It eliminates the Secretaries’ discretion to reject a waiver for other reasons.
Currently section 1332 provides that the Secretaries “may” approve a waiver that satisfies the four statutory requirements. The Senate bill amends this to provide that they “shall” approve the waiver unless it would increase deficits.
The Senate bill would also make several additional changes that could magnify the effects of these two major changes:
It forbids waiver revocation, even if it ends up increasing deficits or causing other problems.
Currently section 1332 does not address the possibility of revoking a waiver once granted. Relying on their general rule-making authority and existing precedents, the Departments promulgated regulations defining the conditions for revoking a waiver. The Senate bill would override these regulations, providing that a state innovation waiver “may not be cancelled by the Secretary before the expiration of the 8-year period (including any renewal period…).’’
It extends the maximum waiver period to 8 years.
Current law limits a waiver to 5 years.
It permits states to apply for a waiver without enacting authorizing legislation.
The Senate bill eliminates the requirement that a state enact authorizing legislation. While legislation remains an option, the bill would also allow a state’s governor and insurance commissioner to provide a “certification” providing “authority for State actions under a waiver…”
The waiver would also create a $2 billion fund to incentivize states to apply for waivers.
Key Concerns Raised by the Section 1332 Provisions of Senate Bill
The changes the Senate bill would make to Section 1332 raise several major concerns.
The bill allows changes that would increase the number of people uninsured and make health coverage less affordable and less comprehensive.
Section 1332 currently strikes a delicate balance between allowing state flexibility and preserving the key coverage goals of the ACA. The Senate bill would disrupt this balance by removing requirements that a waiver preserve insurance coverage, affordability, and comprehensiveness. The bill also eliminates the Secretary’s discretion to reject a waiver on other policy grounds, further weakening protection against waivers with adverse policy effects. As a result, a waiver that simply avoids increasing the deficit would automatically be approved, even if it would increase the ranks of the uninsured or reduce the affordability or comprehensiveness of coverage.
The bill allows states to waive essential health benefits and limits on enrollees’ out-of-pocket costs, harming individuals with high health costs or needs for services no longer covered in the state and nationwide.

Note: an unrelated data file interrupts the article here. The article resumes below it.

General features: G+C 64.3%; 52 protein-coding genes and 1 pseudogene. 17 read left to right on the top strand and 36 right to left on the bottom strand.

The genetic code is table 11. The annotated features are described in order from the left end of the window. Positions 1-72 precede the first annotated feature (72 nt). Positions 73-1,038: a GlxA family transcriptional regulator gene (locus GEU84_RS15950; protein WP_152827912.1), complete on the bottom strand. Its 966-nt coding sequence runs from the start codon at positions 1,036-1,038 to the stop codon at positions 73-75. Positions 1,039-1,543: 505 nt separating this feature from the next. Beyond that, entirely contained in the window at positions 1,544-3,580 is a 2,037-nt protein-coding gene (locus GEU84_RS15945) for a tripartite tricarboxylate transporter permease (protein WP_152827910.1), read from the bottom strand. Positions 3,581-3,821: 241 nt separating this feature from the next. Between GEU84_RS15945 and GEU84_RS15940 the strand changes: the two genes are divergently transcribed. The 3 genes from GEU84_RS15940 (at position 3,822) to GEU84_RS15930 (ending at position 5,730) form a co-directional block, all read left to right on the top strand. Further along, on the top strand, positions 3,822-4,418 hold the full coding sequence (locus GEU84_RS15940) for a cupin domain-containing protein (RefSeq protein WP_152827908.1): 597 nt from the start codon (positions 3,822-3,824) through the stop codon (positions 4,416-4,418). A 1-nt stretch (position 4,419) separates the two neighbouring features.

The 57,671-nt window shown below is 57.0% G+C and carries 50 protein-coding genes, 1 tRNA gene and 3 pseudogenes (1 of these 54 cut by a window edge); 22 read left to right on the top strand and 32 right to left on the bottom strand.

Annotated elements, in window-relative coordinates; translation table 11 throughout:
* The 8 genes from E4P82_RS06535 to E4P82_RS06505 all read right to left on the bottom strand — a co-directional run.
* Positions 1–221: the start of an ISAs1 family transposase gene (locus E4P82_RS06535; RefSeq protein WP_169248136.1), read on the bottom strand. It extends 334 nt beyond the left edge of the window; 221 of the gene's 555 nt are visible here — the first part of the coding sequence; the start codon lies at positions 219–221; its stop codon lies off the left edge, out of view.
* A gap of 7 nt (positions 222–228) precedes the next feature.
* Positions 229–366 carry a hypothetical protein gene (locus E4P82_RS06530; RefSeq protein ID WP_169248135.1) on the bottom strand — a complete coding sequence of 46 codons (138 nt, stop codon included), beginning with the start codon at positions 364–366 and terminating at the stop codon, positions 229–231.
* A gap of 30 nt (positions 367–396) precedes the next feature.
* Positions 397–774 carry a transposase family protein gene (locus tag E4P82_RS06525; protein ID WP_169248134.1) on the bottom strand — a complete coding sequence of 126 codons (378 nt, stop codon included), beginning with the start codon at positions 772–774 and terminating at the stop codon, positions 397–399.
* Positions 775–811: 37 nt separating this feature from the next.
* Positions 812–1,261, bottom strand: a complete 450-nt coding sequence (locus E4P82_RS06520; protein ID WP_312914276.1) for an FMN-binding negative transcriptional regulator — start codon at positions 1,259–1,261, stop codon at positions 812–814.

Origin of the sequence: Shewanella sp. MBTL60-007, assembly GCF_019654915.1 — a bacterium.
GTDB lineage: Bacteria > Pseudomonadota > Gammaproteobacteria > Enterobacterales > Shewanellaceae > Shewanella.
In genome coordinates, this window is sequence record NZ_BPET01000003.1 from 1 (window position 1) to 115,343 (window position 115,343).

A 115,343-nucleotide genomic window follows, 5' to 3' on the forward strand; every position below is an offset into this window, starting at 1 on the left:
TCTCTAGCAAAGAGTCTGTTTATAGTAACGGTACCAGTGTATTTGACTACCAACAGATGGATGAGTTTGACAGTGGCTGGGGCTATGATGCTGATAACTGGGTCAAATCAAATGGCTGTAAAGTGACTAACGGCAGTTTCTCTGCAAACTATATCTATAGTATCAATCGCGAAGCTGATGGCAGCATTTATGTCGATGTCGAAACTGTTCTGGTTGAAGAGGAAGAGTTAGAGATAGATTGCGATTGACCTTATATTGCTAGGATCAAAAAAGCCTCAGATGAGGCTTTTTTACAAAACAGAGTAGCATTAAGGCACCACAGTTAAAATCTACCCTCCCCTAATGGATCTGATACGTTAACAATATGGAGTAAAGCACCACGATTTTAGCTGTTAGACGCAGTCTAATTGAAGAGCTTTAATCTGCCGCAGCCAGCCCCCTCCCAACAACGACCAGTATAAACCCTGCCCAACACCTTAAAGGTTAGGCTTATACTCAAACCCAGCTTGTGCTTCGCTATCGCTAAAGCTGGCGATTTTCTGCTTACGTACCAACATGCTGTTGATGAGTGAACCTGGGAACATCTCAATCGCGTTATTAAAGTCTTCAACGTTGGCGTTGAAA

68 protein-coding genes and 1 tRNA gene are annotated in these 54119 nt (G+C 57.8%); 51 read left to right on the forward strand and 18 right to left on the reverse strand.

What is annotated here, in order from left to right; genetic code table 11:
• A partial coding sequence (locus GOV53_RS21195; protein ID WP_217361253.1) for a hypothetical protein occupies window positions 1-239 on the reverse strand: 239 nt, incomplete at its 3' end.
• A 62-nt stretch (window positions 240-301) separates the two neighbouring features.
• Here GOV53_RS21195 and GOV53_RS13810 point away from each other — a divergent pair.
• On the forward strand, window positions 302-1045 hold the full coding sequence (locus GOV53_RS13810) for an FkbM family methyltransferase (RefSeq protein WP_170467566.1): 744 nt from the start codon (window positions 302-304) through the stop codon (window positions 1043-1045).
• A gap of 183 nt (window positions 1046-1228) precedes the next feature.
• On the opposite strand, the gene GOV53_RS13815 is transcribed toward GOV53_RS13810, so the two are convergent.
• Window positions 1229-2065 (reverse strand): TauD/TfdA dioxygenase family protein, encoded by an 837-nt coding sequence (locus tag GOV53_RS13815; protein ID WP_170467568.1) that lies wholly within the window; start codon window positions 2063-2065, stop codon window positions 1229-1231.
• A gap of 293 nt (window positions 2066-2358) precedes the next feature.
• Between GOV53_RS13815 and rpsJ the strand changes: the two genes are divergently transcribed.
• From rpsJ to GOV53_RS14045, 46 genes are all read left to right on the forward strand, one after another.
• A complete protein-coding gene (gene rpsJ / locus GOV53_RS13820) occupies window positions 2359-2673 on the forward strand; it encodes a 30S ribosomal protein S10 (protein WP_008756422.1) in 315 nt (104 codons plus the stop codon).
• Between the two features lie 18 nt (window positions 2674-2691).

Under current law, EHBs are formally waivable, as they are contained in ACA section 1302, which is among the provisions enumerated in section 1332. But the comprehensiveness guardrail effectively prevents EHBs from being waived by requiring coverage under the waiver to be just as comprehensive as absent the waiver. Indeed, the comprehensiveness guardrail specifically identifies EHBs as the standard of comprehensiveness. The Senate bill eliminates that guardrail, allowing EHBs to be waived either partially or in full.
Allowing states to waive or roll back EHBs raises two key concerns:
- Issuers would have a strong incentive to offer plans that do not cover services needed by individuals with pre-existing conditions or other expensive needs, as they did before the ACA. Many plans may stop covering services such as cancer care, prescription drugs, maternity services, and substance abuse and mental health treatments. Alternatively, plans may offer some of these services, but limit how much they will pay out in a given year. Because community rating (the requirement that plans offer the same premiums to everyone regardless of health status) would remain in effect, plans seeking to attract healthier individuals to avoid a death spiral would need to limit services that attract sicker enrollees. As a result, it is likely that no one in a state’s individual market that waived EHBs would have access to comprehensive coverage. Insurers would likely sell separate policies for benefits not covered in their core plan offerings, but these supplemental policies would be subject to tremendous adverse selection, leading to very high premiums and enrollment almost exclusively by those with pre-existing conditions. The result would be a return to world where individuals with pre-existing conditions pay far more for the coverage they need, or are unable to afford adequate coverage at all.